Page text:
Space Shuttle Endeavour Launches Into 11-Day Mission to Map EarthAired February 11, 2000 - 12:42 p.m. ET
THIS IS A RUSH TRANSCRIPT. THIS COPY MAY NOT BE IN ITS FINAL FORM AND MAY BE UPDATED.
JEANNE MESERVE, CNN ANCHOR: I'm going to toss it over to Miles O'Brien at the Kennedy Space Center in Florida.
Miles, what's the latest on the launch.
MILES O'BRIEN, CNN SPACE CORRESPONDENT: Jeanne, not much time to talk. We'll just listen in to NASA. About 30 seconds to the launch of the space shuttle Endeavour. Six-person crew aboard, a $600 million ambitious radar mapping mission.
Let's listen in to NASA commentator Joel Wells (ph) and the radio communications between the crew and the ground controllers.
UNIDENTIFIED MALE: Twelve, eleven, ten, nine, eight, seven -- we have a go for ignition -- four, three, two, one, booster ignition, and liftoff of space shuttle Endeavour on a 21st century mission placing Earth back on the map.
UNIDENTIFIED MALE: Roger, roll, Endeavour.
UNIDENTIFIED MALE: And we're rolling on a course northeast away from the Kennedy Space Center. (UNINTELLIGIBLE) it will take it above 95 percent of the world's population during its mission. Endeavour's speed already 300 miles per hour, altitude one mile.
Three engines on Endeavour now throttling back to two-thirds throttle as they prepare to go through the Earth's (UNINTELLIGIBLE).
O'BRIEN: (OFF MIKE) NASA's mission control in Houston. As you look at a closeup shot, the twin solid rocket boosters doing most of the work right now, about 80 percent of the thrust.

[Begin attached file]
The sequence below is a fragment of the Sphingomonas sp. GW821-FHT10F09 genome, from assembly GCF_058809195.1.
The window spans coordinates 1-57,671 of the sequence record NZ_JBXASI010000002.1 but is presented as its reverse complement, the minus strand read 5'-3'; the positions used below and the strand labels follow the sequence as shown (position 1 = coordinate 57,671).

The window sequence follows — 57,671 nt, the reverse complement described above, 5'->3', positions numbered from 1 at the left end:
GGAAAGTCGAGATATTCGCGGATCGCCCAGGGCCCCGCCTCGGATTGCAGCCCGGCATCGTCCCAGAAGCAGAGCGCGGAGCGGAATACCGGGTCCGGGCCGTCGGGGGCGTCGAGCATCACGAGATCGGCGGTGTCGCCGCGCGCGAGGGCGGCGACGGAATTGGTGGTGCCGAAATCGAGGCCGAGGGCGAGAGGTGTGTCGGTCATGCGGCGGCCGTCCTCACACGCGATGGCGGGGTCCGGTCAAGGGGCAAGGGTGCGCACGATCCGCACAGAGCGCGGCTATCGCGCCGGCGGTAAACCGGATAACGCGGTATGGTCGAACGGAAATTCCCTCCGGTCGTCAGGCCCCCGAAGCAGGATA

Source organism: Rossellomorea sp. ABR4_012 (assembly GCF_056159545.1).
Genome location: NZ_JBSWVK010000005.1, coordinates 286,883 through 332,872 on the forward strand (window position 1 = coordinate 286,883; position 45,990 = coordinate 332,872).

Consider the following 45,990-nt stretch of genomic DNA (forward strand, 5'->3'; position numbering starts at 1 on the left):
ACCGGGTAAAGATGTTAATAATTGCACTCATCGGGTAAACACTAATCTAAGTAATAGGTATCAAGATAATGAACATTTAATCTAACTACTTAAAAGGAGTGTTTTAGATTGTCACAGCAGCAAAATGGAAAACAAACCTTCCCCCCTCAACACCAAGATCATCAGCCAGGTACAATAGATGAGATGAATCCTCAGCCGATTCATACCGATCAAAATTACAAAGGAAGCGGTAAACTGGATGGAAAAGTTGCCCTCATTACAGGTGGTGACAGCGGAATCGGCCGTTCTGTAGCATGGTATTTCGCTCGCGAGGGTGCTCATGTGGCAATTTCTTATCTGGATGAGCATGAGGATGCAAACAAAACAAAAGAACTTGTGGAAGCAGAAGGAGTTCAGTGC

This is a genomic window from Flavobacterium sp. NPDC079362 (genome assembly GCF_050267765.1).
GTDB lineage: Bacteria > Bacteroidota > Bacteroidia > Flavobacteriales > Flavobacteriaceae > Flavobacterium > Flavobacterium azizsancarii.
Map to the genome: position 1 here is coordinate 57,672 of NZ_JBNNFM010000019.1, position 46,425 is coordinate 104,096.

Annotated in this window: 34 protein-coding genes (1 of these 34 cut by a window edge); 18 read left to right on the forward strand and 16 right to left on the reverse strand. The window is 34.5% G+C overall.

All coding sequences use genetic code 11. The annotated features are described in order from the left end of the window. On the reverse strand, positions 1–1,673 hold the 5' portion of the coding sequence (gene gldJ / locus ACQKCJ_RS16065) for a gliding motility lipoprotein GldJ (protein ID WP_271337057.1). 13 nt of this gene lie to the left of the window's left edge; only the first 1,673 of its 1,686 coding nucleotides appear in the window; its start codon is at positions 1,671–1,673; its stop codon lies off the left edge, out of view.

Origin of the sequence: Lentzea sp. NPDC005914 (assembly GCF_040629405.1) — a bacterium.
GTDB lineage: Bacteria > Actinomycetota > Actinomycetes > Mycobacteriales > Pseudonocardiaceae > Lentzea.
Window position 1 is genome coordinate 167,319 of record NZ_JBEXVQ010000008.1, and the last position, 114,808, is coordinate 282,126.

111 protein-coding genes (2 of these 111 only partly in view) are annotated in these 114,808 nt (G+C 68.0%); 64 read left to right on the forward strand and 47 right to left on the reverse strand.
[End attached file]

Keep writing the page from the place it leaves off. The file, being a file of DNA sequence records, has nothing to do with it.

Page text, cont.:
The famous throttle-up call indicating a portion of time after which the space shuttle increases its throttles after the atmosphere has thinned out somewhat and the weight of the space shuttle has decreased. The throttles are purposely throttled back, and they are accelerated to 104 percent of their capability. Now a minute and 37 seconds into this flight, the solid rocket boosters still attached. The six-person crew aboard right now getting a very, very rough ride, feeling the effects of increasing G loads, which is the pressure of gravity against their bodies.
And there you see the solid rocket boosters' separation, critical moment in the ascent of a space shuttle into orbit, about two minutes after the launch, as expected. It takes about eight-and-a-half minutes for the space shuttle to attain orbit, right now riding on the main engines, that solid -- excuse me, the external tank still attached.
So far exactly what NASA would have hoped for on a picture- perfect day here at the Kennedy Space Center, thus beginning an 11-day shuttle radar topography mission, the crew attempting to map about 70 percent of the Earth's surface with a special radar device which will provide three-dimensional maps for the military and for scientists.
Now indicated, when they say two-engine tal (ph) indicating transatlantic abort scenarios, telling the crew as they go higher, and if the shuttle continues to perform as expected, they have additional options available to them in the way of aborts. But so far, nothing to indicate they would need to abort in any way. So far, things operating as exactly as NASA would hope it.
Once again, an 11-day mission. We will be following it all throughout as always. The six-person crew conducting an ambitious effort to map most of the world in all of 10 days time.
Miles O'Brien, CNN, reporting live from the Kennedy Space Center -- Jeanne.
MESERVE: Thank you, Miles.
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